• Register to vote & add my studio to your itinerary
  • Gather your friends, neighbors, families and colleagues and come visit my studio over the GO open studio weekend
Many thanks!

Monday, June 4, 2012

Three Wise Men

I've experienced much too much loss lately.

On April 1, 2012 my father died.

I wouldn't be an artist if it weren't for my father.  I might not have so many stories to tell.  He taught me how to paint.  He exposed me to the wonderful world of Art - and beautiful things - at an early age.  He encouraged me to follow my dreams and listen to my heart.  He was my #1 fan.  He loved that I live in New York.  He connected with people of all walks of life.  He was larger-than-life.  And now, he is gone.

I think his spirit lives on.  I believe his philosophy that art makes the world a bit more humane - and much more beautiful - remains in me.  Still, I feel sad.  It will take time.  I am determined to honor his spirit by continuing to make art and continuing to tell my stories.  How can I not?

A few weeks after my father passed away, Maurice Sendak followed suit.

It was an almost erie aftershock.  Sendak was The Father of Children's Books.  He was one of my earliest influences.  When I was little, I often got lost in the imagery from Where the Wild Things Are.  Max's journey was the perfect metaphor for my active imagination.  In his later interviews, I often likened Sendak to my father.  They were around the same age–– 80-something.  Their wisdom, life views and dark humor were remarkably similar. 

Then only last week came news of illustrator Leo Dillon's passing.

My husband, Sean Qualls, and I just spent a lovely afternoon with Leo & Diane Dillon.  Sean and I recently begun the process of collaborating on 2 books together.  The first book features the Lovings; A pioneering interracial couple in the late 1950's who fought for their right to be married.  We got together with the Dillons to ask for their guidance and advice upon embarking on this new picture book adventure.  They shared many stories with us.  It was profoundly helpful.  Leo & Diane, themselves a pioneering interracial couple, are our role-models for all of the obvious reasons (race, books, art, etc.,), yet we should only aspire to be so talented and so humble.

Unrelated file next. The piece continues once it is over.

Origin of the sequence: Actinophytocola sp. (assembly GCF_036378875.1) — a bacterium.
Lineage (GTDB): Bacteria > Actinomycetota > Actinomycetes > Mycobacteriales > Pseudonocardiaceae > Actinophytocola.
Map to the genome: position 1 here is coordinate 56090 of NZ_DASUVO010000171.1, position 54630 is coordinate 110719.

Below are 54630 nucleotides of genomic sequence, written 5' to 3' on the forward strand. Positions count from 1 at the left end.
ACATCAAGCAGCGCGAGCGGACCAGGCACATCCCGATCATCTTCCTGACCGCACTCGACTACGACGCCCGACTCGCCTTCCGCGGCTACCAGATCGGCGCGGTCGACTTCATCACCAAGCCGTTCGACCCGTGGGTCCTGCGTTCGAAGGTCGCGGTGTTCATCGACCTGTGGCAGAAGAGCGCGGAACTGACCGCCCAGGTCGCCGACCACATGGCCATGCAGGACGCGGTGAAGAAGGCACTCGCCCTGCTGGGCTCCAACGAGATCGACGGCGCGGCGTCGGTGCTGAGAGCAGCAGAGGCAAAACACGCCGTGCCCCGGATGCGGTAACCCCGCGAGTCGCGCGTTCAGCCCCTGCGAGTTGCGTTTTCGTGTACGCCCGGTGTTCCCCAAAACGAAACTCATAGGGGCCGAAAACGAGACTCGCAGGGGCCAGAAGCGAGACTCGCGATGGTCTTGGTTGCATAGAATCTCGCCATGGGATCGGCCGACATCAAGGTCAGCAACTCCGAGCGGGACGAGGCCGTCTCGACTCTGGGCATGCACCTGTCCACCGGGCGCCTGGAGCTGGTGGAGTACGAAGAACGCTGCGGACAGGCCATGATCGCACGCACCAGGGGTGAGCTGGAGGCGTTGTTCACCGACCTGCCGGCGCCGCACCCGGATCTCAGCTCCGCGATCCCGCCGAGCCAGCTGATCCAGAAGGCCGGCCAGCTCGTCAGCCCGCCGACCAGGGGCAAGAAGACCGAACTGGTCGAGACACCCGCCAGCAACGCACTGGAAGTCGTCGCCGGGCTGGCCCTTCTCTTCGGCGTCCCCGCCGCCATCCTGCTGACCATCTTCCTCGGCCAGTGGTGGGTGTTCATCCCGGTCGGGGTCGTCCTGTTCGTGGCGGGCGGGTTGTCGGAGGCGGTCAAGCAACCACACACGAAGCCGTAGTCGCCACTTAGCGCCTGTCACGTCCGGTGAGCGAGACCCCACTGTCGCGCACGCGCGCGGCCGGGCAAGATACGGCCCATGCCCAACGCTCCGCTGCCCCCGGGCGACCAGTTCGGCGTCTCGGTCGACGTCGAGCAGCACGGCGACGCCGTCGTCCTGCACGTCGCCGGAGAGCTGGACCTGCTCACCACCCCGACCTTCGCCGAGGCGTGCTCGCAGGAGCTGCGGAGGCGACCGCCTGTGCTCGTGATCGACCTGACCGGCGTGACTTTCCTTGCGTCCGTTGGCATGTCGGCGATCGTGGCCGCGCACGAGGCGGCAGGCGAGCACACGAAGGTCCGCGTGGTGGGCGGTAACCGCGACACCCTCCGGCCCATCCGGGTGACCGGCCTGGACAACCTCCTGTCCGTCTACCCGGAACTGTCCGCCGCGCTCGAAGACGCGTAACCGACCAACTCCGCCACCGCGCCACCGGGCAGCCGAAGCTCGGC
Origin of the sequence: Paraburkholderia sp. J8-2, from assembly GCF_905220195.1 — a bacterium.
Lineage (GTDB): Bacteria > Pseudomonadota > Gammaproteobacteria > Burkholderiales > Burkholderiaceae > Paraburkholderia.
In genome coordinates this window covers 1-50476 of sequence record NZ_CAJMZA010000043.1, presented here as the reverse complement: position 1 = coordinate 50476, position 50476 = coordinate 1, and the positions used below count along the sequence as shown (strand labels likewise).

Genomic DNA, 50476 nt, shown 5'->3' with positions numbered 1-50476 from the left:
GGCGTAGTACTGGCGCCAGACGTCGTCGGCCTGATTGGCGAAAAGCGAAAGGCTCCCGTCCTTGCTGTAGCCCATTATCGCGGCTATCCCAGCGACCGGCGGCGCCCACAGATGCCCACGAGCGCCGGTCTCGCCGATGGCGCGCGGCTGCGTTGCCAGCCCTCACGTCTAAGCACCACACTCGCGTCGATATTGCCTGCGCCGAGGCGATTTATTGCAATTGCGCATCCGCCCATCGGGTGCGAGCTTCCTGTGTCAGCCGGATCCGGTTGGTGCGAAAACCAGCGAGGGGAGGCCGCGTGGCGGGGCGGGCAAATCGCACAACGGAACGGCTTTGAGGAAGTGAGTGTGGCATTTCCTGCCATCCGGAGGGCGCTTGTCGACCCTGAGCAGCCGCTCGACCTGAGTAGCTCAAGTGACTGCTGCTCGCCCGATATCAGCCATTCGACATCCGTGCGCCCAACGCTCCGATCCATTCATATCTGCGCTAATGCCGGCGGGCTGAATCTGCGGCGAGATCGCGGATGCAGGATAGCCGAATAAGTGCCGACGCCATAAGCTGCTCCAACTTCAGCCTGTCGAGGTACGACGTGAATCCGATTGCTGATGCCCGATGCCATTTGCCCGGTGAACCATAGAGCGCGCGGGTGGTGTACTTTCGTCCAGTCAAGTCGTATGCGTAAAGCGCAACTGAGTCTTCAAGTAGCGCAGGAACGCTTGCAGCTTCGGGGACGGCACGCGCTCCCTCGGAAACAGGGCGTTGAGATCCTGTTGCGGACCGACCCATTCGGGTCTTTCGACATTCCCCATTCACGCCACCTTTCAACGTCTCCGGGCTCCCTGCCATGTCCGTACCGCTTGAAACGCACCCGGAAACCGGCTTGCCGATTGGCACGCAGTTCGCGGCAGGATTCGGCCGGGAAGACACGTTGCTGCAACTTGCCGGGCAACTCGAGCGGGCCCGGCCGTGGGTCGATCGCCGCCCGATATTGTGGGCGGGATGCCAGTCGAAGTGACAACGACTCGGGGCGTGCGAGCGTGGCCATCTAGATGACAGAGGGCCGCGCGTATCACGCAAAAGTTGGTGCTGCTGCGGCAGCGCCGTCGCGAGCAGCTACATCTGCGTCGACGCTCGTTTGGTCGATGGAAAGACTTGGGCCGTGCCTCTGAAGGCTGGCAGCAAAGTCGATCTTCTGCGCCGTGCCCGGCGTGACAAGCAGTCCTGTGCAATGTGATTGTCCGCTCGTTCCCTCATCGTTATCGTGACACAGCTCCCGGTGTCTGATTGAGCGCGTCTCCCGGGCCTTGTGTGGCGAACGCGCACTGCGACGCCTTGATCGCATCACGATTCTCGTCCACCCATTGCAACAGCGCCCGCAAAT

These three men have helped shape and influence me as an artist and storyteller.  I feel like I must nurture strength from all of this sadness, somehow.  Art is continuous, and great artists live on through their art, as cliche as it might sound.  I owe it to my children, my children's children, and all of the children out there to continue to do my part.

Three cheers (and maybe just a few tears) to Three Wise Men. 

Wednesday, February 29, 2012

Celebrate Women's History Month!

Ella Fitzgerald, Elizabeth Cady Stanton, Eleanor Roosevelt, Sonya Sotomayer, Julia Child, Maria Tallchief, Frida Kahlo and Georgia O'Keefe.

These are just some of the heroines that appear in my book, Every-Day Dress-Up (which came out in October). The little girl in the book ditches her princess duds to dress-up as real women from history every day of the week.

Kirkus Reviews declared it, "a happy antidote to the princess plague".

And the book was put on the Amelia Bloomer List of appealing children's books with feminist content. Very nice indeed!

To celebrate Women's History Month, I have written a special guest post on KidLit Celebrates Women's History Blog, appearing on March 3rd.

Plus, There will be an exciting event at powerHouse Books on March 25th, where I will read from Every-Day Dress-Up along with my husband, illustrator Sean Qualls, who will read from his swinging Ella Fitzgerald book, Skit-Scat Raggedy Cat.

Please come join us!

Sunday, March 25th
powerHouse Arena
37 Main Street, DUMBO